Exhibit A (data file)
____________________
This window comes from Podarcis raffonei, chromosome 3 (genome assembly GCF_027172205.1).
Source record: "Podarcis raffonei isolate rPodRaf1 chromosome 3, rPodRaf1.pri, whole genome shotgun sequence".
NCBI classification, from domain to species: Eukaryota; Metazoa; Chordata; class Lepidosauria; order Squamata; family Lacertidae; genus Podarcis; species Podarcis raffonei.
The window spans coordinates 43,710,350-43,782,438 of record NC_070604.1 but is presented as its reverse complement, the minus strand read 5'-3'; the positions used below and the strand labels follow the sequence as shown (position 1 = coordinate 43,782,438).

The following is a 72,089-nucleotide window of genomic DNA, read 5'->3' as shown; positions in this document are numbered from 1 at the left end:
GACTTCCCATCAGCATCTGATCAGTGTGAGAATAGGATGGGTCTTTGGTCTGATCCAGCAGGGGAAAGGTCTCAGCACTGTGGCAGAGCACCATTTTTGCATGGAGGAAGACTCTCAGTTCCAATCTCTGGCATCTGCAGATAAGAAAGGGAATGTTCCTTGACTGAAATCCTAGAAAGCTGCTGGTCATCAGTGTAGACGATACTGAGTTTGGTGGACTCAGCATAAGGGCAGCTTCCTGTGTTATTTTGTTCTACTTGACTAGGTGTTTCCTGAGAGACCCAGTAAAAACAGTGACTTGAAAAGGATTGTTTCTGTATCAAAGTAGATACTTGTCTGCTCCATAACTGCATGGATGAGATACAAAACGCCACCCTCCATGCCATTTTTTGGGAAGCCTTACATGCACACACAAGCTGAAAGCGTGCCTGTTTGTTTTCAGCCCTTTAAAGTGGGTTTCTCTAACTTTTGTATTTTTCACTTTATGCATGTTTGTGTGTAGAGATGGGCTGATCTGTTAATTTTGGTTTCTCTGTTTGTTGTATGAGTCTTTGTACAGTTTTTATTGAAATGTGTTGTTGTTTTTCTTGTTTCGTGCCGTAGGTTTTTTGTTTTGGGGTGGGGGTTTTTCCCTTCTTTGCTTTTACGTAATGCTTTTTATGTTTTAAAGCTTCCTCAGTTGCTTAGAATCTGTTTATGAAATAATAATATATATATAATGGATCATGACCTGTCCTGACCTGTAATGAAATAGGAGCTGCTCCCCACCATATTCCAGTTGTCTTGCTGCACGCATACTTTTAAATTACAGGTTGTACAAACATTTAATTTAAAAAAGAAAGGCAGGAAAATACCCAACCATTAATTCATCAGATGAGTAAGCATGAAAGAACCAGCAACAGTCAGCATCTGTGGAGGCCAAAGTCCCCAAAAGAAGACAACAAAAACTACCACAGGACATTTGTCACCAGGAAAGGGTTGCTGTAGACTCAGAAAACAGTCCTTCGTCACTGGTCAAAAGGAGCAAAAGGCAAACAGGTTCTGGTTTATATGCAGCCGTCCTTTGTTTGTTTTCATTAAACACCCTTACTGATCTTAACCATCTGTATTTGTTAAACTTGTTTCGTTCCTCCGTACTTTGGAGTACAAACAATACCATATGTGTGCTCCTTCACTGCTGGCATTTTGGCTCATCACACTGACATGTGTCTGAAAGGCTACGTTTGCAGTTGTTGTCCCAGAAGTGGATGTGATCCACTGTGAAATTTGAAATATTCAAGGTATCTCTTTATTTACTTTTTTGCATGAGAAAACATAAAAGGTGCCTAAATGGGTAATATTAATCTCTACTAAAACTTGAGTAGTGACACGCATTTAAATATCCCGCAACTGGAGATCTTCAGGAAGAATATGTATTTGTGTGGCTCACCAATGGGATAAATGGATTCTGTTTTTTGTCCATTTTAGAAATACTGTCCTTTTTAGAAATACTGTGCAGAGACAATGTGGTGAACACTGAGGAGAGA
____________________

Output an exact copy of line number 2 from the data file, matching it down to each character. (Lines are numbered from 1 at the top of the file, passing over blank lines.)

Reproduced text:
Source record: "Podarcis raffonei isolate rPodRaf1 chromosome 3, rPodRaf1.pri, whole genome shotgun sequence".